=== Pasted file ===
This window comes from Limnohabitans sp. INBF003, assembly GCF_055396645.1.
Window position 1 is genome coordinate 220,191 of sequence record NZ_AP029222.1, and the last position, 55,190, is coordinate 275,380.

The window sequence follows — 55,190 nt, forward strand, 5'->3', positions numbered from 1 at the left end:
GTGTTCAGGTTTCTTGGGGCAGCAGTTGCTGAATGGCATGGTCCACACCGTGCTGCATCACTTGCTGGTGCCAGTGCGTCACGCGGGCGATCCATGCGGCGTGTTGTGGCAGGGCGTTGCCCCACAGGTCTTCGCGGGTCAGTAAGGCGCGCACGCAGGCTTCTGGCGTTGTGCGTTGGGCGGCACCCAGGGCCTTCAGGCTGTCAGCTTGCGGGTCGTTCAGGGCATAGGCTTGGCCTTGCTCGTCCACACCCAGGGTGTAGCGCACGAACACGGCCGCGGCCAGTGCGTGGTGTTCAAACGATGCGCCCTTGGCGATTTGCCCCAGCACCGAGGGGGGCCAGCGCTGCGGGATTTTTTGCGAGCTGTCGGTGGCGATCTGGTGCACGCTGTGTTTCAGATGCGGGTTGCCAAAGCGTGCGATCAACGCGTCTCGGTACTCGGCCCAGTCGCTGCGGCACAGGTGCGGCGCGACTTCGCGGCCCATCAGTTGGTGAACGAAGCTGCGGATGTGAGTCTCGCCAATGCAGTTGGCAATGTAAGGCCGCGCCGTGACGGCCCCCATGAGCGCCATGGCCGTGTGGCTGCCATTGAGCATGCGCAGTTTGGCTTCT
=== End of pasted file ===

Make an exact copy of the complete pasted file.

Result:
This window comes from Limnohabitans sp. INBF003, assembly GCF_055396645.1.
Window position 1 is genome coordinate 220,191 of sequence record NZ_AP029222.1, and the last position, 55,190, is coordinate 275,380.

The window sequence follows — 55,190 nt, forward strand, 5'->3', positions numbered from 1 at the left end:
GTGTTCAGGTTTCTTGGGGCAGCAGTTGCTGAATGGCATGGTCCACACCGTGCTGCATCACTTGCTGGTGCCAGTGCGTCACGCGGGCGATCCATGCGGCGTGTTGTGGCAGGGCGTTGCCCCACAGGTCTTCGCGGGTCAGTAAGGCGCGCACGCAGGCTTCTGGCGTTGTGCGTTGGGCGGCACCCAGGGCCTTCAGGCTGTCAGCTTGCGGGTCGTTCAGGGCATAGGCTTGGCCTTGCTCGTCCACACCCAGGGTGTAGCGCACGAACACGGCCGCGGCCAGTGCGTGGTGTTCAAACGATGCGCCCTTGGCGATTTGCCCCAGCACCGAGGGGGGCCAGCGCTGCGGGATTTTTTGCGAGCTGTCGGTGGCGATCTGGTGCACGCTGTGTTTCAGATGCGGGTTGCCAAAGCGTGCGATCAACGCGTCTCGGTACTCGGCCCAGTCGCTGCGGCACAGGTGCGGCGCGACTTCGCGGCCCATCAGTTGGTGAACGAAGCTGCGGATGTGAGTCTCGCCAATGCAGTTGGCAATGTAAGGCCGCGCCGTGACGGCCCCCATGAGCGCCATGGCCGTGTGGCTGCCATTGAGCATGCGCAGTTTGGCTTCT